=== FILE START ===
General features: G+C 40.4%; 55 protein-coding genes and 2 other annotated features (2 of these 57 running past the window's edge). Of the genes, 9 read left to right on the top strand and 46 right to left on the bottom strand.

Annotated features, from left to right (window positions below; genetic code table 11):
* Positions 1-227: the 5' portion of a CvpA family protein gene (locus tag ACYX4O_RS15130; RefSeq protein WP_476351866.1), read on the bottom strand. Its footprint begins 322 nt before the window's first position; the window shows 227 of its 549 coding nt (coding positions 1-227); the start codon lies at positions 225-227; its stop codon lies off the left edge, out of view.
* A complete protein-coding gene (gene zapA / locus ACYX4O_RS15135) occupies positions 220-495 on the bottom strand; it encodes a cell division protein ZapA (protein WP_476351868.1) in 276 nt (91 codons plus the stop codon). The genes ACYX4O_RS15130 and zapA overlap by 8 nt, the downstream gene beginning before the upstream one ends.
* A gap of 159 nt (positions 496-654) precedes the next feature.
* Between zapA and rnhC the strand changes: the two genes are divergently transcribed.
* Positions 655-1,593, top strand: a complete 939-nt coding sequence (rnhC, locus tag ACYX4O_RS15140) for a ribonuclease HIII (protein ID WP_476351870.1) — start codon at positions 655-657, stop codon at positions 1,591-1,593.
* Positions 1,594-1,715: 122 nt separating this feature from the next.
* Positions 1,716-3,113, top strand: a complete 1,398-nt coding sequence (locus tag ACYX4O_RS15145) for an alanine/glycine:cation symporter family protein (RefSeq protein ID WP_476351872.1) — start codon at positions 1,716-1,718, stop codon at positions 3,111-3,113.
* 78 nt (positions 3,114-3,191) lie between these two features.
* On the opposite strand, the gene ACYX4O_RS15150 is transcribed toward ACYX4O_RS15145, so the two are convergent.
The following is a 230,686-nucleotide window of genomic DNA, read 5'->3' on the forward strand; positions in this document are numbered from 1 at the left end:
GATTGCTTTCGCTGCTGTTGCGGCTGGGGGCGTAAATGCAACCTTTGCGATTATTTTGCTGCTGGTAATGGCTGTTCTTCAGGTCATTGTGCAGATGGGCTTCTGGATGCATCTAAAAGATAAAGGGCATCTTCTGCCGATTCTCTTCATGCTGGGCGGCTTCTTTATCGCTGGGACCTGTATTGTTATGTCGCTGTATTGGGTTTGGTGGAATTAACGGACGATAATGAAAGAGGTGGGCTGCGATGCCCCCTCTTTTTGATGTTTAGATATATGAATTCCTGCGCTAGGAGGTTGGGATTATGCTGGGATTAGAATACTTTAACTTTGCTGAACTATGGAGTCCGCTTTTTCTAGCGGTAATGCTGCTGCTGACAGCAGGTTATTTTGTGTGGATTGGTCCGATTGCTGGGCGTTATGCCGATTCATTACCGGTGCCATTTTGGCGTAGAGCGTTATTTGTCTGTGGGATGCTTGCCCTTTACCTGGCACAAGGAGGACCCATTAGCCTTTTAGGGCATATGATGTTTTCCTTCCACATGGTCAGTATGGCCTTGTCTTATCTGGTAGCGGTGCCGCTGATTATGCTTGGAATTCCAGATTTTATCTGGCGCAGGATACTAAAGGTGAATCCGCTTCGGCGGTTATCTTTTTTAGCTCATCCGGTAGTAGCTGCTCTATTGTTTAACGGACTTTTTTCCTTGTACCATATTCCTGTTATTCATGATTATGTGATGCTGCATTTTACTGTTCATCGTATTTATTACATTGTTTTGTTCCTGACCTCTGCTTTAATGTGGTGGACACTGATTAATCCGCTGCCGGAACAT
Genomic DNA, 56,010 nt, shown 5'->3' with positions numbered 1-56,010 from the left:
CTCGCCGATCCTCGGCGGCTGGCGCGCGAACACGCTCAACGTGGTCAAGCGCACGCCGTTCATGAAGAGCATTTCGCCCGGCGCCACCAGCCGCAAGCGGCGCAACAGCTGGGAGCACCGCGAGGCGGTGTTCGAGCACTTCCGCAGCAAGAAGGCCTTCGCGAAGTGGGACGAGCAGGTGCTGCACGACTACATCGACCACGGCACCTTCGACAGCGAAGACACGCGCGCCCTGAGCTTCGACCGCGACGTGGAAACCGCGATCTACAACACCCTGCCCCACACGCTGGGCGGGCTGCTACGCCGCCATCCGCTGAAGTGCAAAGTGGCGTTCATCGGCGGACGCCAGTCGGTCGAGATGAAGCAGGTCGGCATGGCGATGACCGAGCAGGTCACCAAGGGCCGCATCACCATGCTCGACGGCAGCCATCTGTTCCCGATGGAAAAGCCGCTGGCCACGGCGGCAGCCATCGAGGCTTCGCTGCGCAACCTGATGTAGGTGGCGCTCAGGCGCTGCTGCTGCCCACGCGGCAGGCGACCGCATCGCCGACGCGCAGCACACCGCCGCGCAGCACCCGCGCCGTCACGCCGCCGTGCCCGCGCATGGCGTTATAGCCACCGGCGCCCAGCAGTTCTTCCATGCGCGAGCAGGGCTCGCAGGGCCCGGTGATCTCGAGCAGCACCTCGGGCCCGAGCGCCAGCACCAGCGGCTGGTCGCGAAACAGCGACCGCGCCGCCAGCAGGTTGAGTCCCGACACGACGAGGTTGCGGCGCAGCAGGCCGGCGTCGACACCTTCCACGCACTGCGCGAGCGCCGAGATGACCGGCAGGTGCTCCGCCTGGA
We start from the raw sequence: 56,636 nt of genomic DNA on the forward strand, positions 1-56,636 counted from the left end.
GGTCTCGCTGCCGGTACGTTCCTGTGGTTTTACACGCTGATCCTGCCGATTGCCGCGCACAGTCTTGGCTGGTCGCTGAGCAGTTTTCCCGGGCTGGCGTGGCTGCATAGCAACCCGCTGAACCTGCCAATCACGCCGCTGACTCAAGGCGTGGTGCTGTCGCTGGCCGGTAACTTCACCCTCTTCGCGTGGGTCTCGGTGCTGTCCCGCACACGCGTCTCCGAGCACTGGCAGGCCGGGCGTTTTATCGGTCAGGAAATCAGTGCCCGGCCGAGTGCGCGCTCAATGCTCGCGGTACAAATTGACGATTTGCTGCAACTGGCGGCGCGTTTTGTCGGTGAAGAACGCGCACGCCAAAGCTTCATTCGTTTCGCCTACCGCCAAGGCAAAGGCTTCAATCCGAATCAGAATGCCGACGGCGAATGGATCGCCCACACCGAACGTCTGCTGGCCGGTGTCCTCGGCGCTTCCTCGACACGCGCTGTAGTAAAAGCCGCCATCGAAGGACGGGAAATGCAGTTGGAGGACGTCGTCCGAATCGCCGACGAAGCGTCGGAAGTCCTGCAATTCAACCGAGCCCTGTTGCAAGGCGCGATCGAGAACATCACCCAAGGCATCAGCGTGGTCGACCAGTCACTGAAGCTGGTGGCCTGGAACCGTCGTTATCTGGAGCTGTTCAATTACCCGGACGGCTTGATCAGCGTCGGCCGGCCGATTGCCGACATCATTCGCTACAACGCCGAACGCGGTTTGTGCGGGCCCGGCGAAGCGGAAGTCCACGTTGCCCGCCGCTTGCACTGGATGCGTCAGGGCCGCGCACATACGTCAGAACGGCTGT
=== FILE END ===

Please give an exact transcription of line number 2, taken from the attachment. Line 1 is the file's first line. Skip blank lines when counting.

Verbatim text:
Annotated features, from left to right (window positions below; genetic code table 11):